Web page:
• God deserves credit for setting up the conditions that allow deadly tornadoes, but he doesn’t deserve blame for sending them.
  • Those killed by tornadoes deserve blame for living where tornadoes happen—i.e. in every state but Alaska—and for not praying enough.
  • A blameless, omnibenevolent God could have stopped the tornadoes, but chose not too because too few people prayed for him to do so.

When true believers face the question of why God allows great suffering (e.g. 9/11 and Hurricane Katrina) the most common explanations are

  1. We can’t understand the mind of God. (In other words, I have no good answer. Let’s talk about something else.)
  2. When someone dies, they’re in a better place. (But what if they would actually prefer to still be alive?)
  3. It is an opportunity to find strength in God. (As if there is no other way to learn this lesson.)
  4. God is punishing us for being sinful. (Let’s not blame God, let’s blame those people that don’t believe what we believe.)

This last explanation, that human suffering is caused by sin, is seen throughout the Bible:

The LORD saw how evil humans had become on the earth, so he said, “I will wipe off the face of the earth these humans that I created. Not only humans, but also domestic animals, crawling animals, and birds.” —Excerpts from Genesis 6:5,7

And a favorite of the fire and brimstone preachers:

For the wages of sin is death. —Romans 6:23

God punishes and kills off sinners in the Bible with incredible regularity—check out the book Drunk with Blood for all the gory details. Since Bible literalists see so many examples of this, it is easy understand why Pat Robertson and Jerry Falwell famously fell into the trap of arguing that God allowed the 9/11 terrorist attacks because of the actions of the ACLU, federal courts, abortionists, pagans, feminists, gays, lesbians, People for the American Way, and those who want church/state separation. As unlikely as it sounds to non-evangelicals, God hated the exact same people that Robertson and Falwell hated.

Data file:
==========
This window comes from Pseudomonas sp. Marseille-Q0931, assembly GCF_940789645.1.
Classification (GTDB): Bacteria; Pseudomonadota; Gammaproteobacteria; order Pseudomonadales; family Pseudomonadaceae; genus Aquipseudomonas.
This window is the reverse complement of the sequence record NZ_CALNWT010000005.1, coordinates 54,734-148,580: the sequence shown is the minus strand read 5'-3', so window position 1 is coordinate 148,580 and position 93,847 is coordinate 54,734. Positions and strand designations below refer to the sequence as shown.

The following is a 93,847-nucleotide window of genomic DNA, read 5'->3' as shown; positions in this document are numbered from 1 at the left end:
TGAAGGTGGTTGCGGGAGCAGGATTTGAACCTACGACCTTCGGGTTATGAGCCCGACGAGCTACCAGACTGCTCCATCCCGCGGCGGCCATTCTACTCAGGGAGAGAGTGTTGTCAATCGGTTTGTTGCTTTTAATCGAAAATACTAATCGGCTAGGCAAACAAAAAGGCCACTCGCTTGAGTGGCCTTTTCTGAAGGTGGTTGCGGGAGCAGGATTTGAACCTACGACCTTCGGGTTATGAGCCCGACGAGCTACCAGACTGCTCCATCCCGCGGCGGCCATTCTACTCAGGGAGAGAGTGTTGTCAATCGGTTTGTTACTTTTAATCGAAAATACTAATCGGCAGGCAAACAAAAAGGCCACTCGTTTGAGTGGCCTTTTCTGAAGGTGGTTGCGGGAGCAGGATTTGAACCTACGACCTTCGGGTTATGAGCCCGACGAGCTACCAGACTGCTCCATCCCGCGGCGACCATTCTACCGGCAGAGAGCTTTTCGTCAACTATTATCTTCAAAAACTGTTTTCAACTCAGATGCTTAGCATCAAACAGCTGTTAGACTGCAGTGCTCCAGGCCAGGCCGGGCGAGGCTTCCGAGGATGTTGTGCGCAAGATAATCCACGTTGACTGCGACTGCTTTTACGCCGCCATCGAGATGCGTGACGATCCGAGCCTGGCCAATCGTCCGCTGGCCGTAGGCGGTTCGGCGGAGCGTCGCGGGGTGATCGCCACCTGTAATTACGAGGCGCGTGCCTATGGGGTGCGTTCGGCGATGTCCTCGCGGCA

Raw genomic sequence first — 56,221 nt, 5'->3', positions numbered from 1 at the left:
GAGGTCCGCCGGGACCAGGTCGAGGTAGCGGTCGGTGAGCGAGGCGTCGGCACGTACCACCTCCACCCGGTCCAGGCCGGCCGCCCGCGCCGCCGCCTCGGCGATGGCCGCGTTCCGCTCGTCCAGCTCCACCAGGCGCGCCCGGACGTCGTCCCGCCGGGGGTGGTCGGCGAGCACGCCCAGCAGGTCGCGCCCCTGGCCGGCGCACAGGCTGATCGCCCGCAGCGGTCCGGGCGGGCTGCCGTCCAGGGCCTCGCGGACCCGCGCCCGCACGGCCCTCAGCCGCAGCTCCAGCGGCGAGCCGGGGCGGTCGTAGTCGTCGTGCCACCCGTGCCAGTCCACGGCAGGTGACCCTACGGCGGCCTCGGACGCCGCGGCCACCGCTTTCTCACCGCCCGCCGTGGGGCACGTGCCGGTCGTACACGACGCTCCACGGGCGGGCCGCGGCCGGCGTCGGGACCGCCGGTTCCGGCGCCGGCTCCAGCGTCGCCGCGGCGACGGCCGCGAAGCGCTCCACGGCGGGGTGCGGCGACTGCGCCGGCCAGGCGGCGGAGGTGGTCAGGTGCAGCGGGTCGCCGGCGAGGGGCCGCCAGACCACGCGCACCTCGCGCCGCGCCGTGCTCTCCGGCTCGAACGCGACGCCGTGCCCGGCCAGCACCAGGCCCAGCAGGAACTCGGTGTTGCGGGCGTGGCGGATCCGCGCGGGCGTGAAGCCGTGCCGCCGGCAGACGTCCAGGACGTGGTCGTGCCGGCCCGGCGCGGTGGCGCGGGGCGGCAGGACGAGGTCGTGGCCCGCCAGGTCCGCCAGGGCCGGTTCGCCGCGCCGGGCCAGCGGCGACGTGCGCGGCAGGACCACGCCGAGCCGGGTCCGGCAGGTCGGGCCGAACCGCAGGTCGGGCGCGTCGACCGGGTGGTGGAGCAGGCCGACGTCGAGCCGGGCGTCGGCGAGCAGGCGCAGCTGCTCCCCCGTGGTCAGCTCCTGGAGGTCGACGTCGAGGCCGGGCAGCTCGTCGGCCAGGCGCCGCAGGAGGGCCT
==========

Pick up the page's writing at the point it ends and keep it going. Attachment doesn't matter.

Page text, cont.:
It’s very difficult for a preacher to sermonize that innocent people sometimes suffer and die for no good reason, and it’s much more convenient for them to blame their own political enemies.

However, in a little reported decree from Jesus himself, we find a very different explanation of human tribulation:

What about those 18 people who died when the tower at Siloam fell on them? Do you think that they were more sinful than other people living in Jerusalem? No! I can guarantee that they weren’t. —Luke 13:4-5

So here we have Jesus clearly stating that sometimes bad things happen to good people, and it is not because they were sinners. This passage is underpreached because it offers little solace to people who are grieving. Plus preachers who ignore it can continue to blame the sinners of their choosing.

So the Bible tells us that disasters happen to sinners and that disasters also happen to innocent people, but there’s one more category that’s is rarely heard of in the Bible: those innocent people that God goes out of his way to strike dead. Gather the family around to hear the no-good-deed-goes-unpunished story of Uzzah who steadies the ark of the covenant when his oxen bump into it:

Uzzah put forth his hand to the ark of God, and took hold of it, for the oxen shook it. And the anger of the Lord was kindled against Uzzah, and God smote him there for his error. And there he died by the ark of God. —Excerpts from 2 Samuel 6:6-7

So instead of encouraging people to pray tornadoes away, how about something a little more practical: to lessen your chances of being hit by a tornado, your best bet is to not be a male resident of a hotel or mobile home, 10-35 years old, in Kansas, Oklahoma, or north Texas from 3-9pm from May to June. Or just move to Alaska.